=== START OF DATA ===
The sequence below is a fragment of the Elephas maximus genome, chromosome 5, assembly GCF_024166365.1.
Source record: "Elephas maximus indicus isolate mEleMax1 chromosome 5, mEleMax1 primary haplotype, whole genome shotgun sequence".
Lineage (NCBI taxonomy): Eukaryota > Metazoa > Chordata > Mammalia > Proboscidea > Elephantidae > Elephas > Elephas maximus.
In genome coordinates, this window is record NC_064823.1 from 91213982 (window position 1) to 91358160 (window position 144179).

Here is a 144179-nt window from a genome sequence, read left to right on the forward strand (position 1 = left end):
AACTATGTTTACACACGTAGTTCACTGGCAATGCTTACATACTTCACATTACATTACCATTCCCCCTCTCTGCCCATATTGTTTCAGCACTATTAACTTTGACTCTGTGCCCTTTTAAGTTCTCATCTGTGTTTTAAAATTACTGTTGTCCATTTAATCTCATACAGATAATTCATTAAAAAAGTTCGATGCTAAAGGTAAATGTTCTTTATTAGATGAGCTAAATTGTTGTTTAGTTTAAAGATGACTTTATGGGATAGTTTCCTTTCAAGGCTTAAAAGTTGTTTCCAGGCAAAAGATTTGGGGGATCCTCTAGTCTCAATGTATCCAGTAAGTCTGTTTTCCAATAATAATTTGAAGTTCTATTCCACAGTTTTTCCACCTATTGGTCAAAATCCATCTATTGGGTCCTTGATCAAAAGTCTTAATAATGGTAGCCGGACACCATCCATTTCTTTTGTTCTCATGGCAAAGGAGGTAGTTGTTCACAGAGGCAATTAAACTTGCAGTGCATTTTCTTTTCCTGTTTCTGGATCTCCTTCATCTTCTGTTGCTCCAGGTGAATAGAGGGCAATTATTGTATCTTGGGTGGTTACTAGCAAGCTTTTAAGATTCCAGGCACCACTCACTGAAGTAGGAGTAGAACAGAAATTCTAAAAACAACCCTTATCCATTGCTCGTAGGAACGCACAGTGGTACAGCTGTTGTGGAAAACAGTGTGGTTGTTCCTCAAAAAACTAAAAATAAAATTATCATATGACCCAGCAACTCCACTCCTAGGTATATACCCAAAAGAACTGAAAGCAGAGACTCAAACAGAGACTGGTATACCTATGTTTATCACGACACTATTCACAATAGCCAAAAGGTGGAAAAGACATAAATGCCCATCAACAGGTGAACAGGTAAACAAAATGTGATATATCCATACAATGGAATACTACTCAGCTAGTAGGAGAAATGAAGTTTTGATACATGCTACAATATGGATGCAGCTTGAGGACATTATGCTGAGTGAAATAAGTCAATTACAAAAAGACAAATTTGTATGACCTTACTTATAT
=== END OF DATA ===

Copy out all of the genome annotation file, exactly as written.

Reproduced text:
The sequence below is a fragment of the Elephas maximus genome, chromosome 5, assembly GCF_024166365.1.
Source record: "Elephas maximus indicus isolate mEleMax1 chromosome 5, mEleMax1 primary haplotype, whole genome shotgun sequence".
Lineage (NCBI taxonomy): Eukaryota > Metazoa > Chordata > Mammalia > Proboscidea > Elephantidae > Elephas > Elephas maximus.
In genome coordinates, this window is record NC_064823.1 from 91213982 (window position 1) to 91358160 (window position 144179).

Here is a 144179-nt window from a genome sequence, read left to right on the forward strand (position 1 = left end):
AACTATGTTTACACACGTAGTTCACTGGCAATGCTTACATACTTCACATTACATTACCATTCCCCCTCTCTGCCCATATTGTTTCAGCACTATTAACTTTGACTCTGTGCCCTTTTAAGTTCTCATCTGTGTTTTAAAATTACTGTTGTCCATTTAATCTCATACAGATAATTCATTAAAAAAGTTCGATGCTAAAGGTAAATGTTCTTTATTAGATGAGCTAAATTGTTGTTTAGTTTAAAGATGACTTTATGGGATAGTTTCCTTTCAAGGCTTAAAAGTTGTTTCCAGGCAAAAGATTTGGGGGATCCTCTAGTCTCAATGTATCCAGTAAGTCTGTTTTCCAATAATAATTTGAAGTTCTATTCCACAGTTTTTCCACCTATTGGTCAAAATCCATCTATTGGGTCCTTGATCAAAAGTCTTAATAATGGTAGCCGGACACCATCCATTTCTTTTGTTCTCATGGCAAAGGAGGTAGTTGTTCACAGAGGCAATTAAACTTGCAGTGCATTTTCTTTTCCTGTTTCTGGATCTCCTTCATCTTCTGTTGCTCCAGGTGAATAGAGGGCAATTATTGTATCTTGGGTGGTTACTAGCAAGCTTTTAAGATTCCAGGCACCACTCACTGAAGTAGGAGTAGAACAGAAATTCTAAAAACAACCCTTATCCATTGCTCGTAGGAACGCACAGTGGTACAGCTGTTGTGGAAAACAGTGTGGTTGTTCCTCAAAAAACTAAAAATAAAATTATCATATGACCCAGCAACTCCACTCCTAGGTATATACCCAAAAGAACTGAAAGCAGAGACTCAAACAGAGACTGGTATACCTATGTTTATCACGACACTATTCACAATAGCCAAAAGGTGGAAAAGACATAAATGCCCATCAACAGGTGAACAGGTAAACAAAATGTGATATATCCATACAATGGAATACTACTCAGCTAGTAGGAGAAATGAAGTTTTGATACATGCTACAATATGGATGCAGCTTGAGGACATTATGCTGAGTGAAATAAGTCAATTACAAAAAGACAAATTTGTATGACCTTACTTATAT